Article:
Monday, January 13, 2014

Fixing What Isn't Broken

Have you ever noticed how people tend to focus on solutions to problems that don't work? We all do this at some point. We get it into our heads that we know how to fix something, and we go about doing that same thing over and over, even though we keep getting the same result. This is, in the words of Albert Einstein, the definition of insanity.

What this comes from is our ability to see that something is wrong, but not fully understanding the problem. Whether because we lack the ability to see the issue objectively, or we lack some piece of information, or we can't accept that we are somehow to blame, we have an uncanny ability to come up with grandiose plans that benefit ourselves instead of benefiting the situation.

I bring this up because it is obvious to me that many of our esteemed leaders are suffering from this sort of delusion. They see the problems we see, but somewhere along the way, that ascribe a hyper-partisan reason for why that problem exists, and an equally partisan solution for solving it. Inevitably, the solution they come up with always seems to put them at the center, making them the hero who fixes the world. Interesting, isn't it?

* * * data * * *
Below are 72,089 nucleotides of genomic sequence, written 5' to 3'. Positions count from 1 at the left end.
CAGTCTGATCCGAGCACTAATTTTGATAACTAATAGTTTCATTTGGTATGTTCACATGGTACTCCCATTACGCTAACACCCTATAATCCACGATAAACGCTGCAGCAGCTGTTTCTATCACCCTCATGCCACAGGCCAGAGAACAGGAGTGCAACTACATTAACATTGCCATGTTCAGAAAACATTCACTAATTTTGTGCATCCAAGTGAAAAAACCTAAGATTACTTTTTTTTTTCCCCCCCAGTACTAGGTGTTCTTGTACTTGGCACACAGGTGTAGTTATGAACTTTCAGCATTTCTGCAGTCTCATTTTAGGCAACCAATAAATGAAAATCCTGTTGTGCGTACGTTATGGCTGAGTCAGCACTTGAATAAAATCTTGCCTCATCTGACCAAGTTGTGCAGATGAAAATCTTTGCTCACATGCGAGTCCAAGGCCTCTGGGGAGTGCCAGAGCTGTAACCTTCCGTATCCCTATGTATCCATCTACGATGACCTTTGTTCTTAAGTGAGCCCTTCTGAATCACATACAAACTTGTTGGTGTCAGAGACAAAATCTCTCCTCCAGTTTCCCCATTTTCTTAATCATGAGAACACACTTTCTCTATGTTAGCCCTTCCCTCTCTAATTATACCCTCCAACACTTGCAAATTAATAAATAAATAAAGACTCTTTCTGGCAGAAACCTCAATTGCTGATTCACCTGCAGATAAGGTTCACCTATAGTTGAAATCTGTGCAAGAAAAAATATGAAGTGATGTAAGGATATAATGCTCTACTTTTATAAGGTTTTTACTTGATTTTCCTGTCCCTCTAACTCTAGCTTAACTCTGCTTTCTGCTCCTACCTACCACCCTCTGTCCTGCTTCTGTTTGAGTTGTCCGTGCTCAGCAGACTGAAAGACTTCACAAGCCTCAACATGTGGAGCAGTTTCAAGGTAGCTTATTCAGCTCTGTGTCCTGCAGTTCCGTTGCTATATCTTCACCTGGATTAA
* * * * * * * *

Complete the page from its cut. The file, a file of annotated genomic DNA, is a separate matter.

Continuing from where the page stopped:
A great example of this is an op-ed piece written by Mitch McConnell entitled How to Save the Senate. It's not much more than a melodramatic complaint about how no one seems to be getting along in the Senate, and how everyone (but really just Harry Reid) needs to put aside their differences and listen to everyone (but really just Mitch McConnell). Of course, while Mr. McConnell writes this, he is already hard at work doing the exact opposite.

But it goes beyond Washington, of course. When you look at the extremists out there who want to take drastic steps to change our country, we get things like this. Indeed, this is a bit better than McConnell's ravings, since it's at least a novel attempt. But the fact that this group, primarily made up of conservatives, is willing to ignore the foundations of our nation by suggesting that states can immunize themselves from federal law is crazy.

We are constantly bombarded with people telling us what's broken and how to fix it. Admittedly, things are bad in some cases. But the solutions need not be extreme, they don't need to be fanatical, and they don't need to be absolutist. They can be reasonable, they can be balanced, and they can make everyone look good. If we could get rid of this expectation of all-or-nothing, black-and-white policy and principle, we could do so much better.

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